Transitioning

Wowza it’s been a month since I left Canada where I spent the summer with my family and friends.

For seven weeks I lived in a modern house with a front patio for sipping coffee in the morning.  For seven weeks I was just minutes from the beach, accessible by a nice car.  I spent several hours taking care of my nephews – dropping them off at day camp, taking them to the library, making them lunch.  All of that in between meetings with accountants and financial advisors where I had to discuss life plans and insurance and even retirement.  Seven weeks surrounded by people who go to work at set hours, have week-ends free, own houses and make regular contributions to RRSPs.

It all felt very secure.

And so for seven weeks I questioned my decisions to move to Morocco and start a business here, my future and my motives.  I wondered why I prefer to live in a centuries-old medina house in Marrakech rather than a modern apartment in downtown Toronto.  I thought (negatively) about career options in Canada.  And I wondered why I didn’t want what everyone around me seems to have.  After all, my work schedule is bonkers, my savings limited and the list of what I own nil.

Yet, I couldn’t wait to jump on a plane and return to the incredibly exotic and stimulating city that is Marrakech. Where working in the tourism and lifestyle industry can mean working 18 hours a day, or just a few.  Where despite my best efforts to create a to-do list, something unexpected always comes up.  And I like it that way.  You see, Marrakech is the place that makes my soul come alive. In fact, life here is unlike any other place I’ve travelled or lived.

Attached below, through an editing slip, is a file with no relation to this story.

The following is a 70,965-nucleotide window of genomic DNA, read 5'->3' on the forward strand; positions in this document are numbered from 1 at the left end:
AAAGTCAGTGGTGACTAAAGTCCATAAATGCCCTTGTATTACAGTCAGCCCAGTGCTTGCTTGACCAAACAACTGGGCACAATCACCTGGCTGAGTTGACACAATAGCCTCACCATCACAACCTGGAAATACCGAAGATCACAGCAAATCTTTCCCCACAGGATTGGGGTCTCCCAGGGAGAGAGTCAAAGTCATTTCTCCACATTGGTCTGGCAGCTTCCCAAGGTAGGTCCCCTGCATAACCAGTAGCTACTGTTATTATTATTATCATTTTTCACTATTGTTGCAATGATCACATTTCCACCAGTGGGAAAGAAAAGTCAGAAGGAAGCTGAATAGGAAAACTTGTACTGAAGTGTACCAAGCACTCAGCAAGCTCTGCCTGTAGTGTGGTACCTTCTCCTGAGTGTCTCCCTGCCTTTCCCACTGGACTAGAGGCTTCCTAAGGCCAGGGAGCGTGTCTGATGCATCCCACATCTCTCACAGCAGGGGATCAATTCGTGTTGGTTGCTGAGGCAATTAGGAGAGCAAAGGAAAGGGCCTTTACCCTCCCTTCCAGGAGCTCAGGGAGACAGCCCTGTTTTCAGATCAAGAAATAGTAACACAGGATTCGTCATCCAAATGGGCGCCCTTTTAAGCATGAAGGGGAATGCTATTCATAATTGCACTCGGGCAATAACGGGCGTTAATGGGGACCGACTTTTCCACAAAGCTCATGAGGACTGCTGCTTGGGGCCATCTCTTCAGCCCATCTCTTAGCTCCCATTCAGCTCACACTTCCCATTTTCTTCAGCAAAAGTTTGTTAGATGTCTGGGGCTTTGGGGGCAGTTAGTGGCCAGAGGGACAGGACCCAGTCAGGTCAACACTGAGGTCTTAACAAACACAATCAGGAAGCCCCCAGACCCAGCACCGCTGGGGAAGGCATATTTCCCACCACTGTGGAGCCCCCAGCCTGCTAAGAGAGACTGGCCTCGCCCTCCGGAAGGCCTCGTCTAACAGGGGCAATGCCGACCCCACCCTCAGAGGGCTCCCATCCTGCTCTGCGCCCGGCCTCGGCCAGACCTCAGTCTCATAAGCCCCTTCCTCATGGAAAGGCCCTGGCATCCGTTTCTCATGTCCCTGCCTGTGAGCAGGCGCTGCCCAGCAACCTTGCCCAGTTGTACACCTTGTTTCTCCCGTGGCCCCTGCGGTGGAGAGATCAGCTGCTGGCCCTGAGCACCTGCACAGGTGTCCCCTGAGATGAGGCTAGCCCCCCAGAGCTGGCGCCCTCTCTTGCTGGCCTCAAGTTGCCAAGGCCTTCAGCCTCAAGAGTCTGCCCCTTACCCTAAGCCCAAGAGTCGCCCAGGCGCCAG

But after seven weeks away, the return has also been a struggle as I continue to question my decisions.

And so I try to tell myself that I have chosen a lifestyle. One that includes travel, afternoons spent in restaurants enjoying a bottle of wine with lunch, flexible work schedules and organic food at reasonable prices are just a few of the benefits. In Marrakech every night can be Friday and every morning Monday, days of the week just don’t matter.

I also try to remember that the opportunities I’ve had here in Morocco cannot be purchased. Learning new languages, understanding new cultures, exploring new interests, unbelievable career opportunities, and travel and lots of it.

So I’m getting back in to the groove of Marrakech and feeling confident that this is the life I prefer. But in the meantime, I can’t help but wonder if I will eventually regret my decisions to have a lifestyle rather than social securities like health care and pensions and even a house to call my own.